In February 1984, a tip from an informant led the NYPD to investigate a possible illegal escort service called Cachet. By October, police had sufficient evidence to raid an Upper West Side apartment that was apparently the prostitution ring’s office. The apartment’s owner—and the operation’s CEO—was a woman who identified herself as Sheila Devin. Both law enforcement and the public were surprised to discover that Sheila Devin was an alias for Sydney Biddle Barrows, a socialite who could trace her ancestry to the Mayflower. The media named Barrows the “Mayflower Madam.”
In July 1985, Barrows ended her legal woes by pleading guilty to promoting prostitution. She was fined $5,000. She could have faced a maximum of seven years in prison if convicted after a not-guilty plea.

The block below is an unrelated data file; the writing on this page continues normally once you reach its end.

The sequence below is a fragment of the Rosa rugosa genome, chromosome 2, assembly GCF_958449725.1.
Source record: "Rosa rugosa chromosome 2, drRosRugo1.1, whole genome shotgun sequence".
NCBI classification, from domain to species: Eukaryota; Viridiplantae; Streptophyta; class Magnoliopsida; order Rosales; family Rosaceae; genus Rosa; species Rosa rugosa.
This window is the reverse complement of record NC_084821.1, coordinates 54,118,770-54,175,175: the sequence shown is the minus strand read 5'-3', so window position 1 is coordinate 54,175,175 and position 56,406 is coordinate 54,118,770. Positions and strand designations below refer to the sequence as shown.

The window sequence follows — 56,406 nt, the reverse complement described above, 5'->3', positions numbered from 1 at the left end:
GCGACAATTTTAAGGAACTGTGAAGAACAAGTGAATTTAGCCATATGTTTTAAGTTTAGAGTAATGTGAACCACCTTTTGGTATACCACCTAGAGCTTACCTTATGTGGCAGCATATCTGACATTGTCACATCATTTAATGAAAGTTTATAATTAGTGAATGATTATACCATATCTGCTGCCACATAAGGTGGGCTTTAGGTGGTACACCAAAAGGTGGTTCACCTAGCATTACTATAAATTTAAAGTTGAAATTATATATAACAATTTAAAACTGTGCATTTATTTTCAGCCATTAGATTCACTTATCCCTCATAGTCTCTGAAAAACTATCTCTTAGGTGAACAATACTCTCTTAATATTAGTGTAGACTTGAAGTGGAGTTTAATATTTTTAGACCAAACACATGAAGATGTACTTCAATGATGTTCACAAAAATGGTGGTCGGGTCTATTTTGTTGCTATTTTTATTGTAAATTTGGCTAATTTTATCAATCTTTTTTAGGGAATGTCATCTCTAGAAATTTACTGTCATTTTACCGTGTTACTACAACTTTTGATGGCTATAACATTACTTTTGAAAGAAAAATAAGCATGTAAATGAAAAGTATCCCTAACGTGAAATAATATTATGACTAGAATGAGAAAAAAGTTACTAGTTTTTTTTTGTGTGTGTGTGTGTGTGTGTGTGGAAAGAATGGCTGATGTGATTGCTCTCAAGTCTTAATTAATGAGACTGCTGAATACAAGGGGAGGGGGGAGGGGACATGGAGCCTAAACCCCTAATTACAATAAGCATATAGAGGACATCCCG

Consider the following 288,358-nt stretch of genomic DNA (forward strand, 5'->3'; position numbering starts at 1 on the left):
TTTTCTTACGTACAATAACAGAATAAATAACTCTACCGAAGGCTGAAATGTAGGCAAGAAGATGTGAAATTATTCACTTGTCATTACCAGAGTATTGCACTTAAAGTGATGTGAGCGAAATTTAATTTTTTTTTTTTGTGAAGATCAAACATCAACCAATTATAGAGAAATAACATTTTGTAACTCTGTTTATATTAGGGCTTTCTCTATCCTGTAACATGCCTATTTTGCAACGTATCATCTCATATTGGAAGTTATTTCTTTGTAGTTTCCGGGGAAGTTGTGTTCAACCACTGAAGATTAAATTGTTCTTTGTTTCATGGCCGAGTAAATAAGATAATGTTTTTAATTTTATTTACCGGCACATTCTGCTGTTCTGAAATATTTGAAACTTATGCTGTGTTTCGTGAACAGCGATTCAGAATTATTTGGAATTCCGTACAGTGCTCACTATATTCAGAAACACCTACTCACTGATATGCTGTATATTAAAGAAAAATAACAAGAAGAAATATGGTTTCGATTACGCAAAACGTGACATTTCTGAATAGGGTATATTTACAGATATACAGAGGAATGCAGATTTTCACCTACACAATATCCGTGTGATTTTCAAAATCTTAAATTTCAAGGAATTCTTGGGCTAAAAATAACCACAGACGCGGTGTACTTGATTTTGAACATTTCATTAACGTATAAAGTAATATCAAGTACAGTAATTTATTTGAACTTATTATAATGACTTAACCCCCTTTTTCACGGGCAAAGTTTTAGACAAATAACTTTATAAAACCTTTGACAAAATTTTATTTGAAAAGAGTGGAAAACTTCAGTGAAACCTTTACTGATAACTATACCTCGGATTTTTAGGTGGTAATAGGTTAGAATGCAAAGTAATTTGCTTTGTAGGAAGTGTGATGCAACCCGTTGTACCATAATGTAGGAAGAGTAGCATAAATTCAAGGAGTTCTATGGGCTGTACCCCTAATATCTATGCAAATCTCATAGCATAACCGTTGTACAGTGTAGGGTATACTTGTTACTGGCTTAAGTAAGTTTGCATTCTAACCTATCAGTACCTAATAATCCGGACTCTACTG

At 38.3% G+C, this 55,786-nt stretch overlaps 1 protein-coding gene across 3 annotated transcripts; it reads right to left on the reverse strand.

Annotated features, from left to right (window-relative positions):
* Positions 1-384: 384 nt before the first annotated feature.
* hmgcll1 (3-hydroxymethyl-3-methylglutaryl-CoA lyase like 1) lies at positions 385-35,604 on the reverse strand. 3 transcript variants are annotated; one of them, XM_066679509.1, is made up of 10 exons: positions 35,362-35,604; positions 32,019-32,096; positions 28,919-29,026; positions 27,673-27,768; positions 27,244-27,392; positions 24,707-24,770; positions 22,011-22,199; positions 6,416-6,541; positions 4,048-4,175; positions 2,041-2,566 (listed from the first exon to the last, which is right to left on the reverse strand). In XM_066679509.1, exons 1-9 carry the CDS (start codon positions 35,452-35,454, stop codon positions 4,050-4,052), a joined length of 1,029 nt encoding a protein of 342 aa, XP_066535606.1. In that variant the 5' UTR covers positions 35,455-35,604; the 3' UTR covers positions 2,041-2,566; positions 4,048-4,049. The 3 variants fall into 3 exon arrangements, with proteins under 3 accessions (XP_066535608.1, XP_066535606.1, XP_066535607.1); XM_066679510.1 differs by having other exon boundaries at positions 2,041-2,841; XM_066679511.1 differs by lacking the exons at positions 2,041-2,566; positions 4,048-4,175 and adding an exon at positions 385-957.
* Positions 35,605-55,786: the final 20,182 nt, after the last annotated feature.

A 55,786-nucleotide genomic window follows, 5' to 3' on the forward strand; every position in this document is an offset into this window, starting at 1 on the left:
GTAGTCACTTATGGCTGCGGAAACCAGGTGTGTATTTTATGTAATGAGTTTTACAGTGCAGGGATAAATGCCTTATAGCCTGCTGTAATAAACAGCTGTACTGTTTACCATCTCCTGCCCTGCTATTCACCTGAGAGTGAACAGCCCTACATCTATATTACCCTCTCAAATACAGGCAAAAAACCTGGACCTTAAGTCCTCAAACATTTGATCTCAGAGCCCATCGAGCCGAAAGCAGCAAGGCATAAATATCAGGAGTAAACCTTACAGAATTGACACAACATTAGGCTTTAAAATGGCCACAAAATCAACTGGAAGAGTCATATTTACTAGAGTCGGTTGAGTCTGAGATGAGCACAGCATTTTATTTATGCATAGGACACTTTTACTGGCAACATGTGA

Barrows ran a tight ship at Cachet. Her employees were fined $10 to $25 for gaining weight or being tardy for meetings. Barrow required her escorts to get regular medical checkups, and they served a clientele largely of corporate executives and Arab sheiks. Services were $200-$400 per hour, with a deluxe overnight option including dinner, dancing, and a show for $2,000.
Barrows parlayed her experiences into lucrative book and TV movie deals. She is now a high-end customer service consultant.